“We were lucky because the major Indian watch retailers didn’t want to invest in malls, as they deemed them too expensive.”

Powerful grey market

Starting in the 2000s, the Indian watch market, although still subject to high import duties, experienced the dawn of a new era for luxury watch sales. Major watch groups and brands opened local subsidiaries and implemented stronger policies to bypass the strong local grey market and support official imports.

While Ethos began by representing mid-range brands such as Rado, Longines, Tissot and TAG Heuer, it became a major beneficiary of this change. As a new player expanding through India’s modern malls and airports, it offered the kind of prestigious presence the luxury Swiss brands were looking for. Gradually, the company started adding high-end watch companies to its portfolio, including Omega, Jaeger-LeCoultre, Hublot and Cartier.

Another important turning point would come in 2008, through a partnership with Rolex. “We set up their first boutique in Bangalore,” explains Yasho Saboo. “It brought us more luxury customers and we were also more confident in our growth strategy.”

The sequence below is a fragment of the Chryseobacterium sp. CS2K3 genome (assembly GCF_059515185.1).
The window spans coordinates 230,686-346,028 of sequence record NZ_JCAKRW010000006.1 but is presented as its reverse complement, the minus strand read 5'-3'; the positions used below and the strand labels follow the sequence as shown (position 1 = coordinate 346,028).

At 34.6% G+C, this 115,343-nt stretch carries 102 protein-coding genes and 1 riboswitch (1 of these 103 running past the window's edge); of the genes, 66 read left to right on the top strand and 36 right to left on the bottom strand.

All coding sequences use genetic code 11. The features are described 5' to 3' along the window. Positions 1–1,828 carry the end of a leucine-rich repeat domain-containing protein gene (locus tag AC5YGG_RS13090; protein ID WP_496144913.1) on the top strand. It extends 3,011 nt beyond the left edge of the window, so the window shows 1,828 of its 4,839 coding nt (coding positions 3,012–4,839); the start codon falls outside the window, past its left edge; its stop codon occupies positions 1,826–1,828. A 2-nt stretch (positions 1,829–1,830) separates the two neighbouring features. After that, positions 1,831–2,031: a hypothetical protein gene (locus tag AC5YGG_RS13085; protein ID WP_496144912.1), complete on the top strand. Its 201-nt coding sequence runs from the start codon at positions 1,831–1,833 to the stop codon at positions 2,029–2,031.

As a new player expanding through India’s modern malls and airports, it offered the kind of prestigious presence the luxury Swiss brands were looking for.

The Ethos store in Kolkata
The Ethos store in Kolkata

A major recent shift for Ethos has been the launch of an e-commerce platform, under the impulse of the second generation to head the company. “Last year, my son Pranav took over as CEO after three years as Head of Marketing. We implemented a new digital strategy and our marketing spend shifted from 100% offline to almost 100% online. We set up call centres and a loyalty programme around our digital platform.”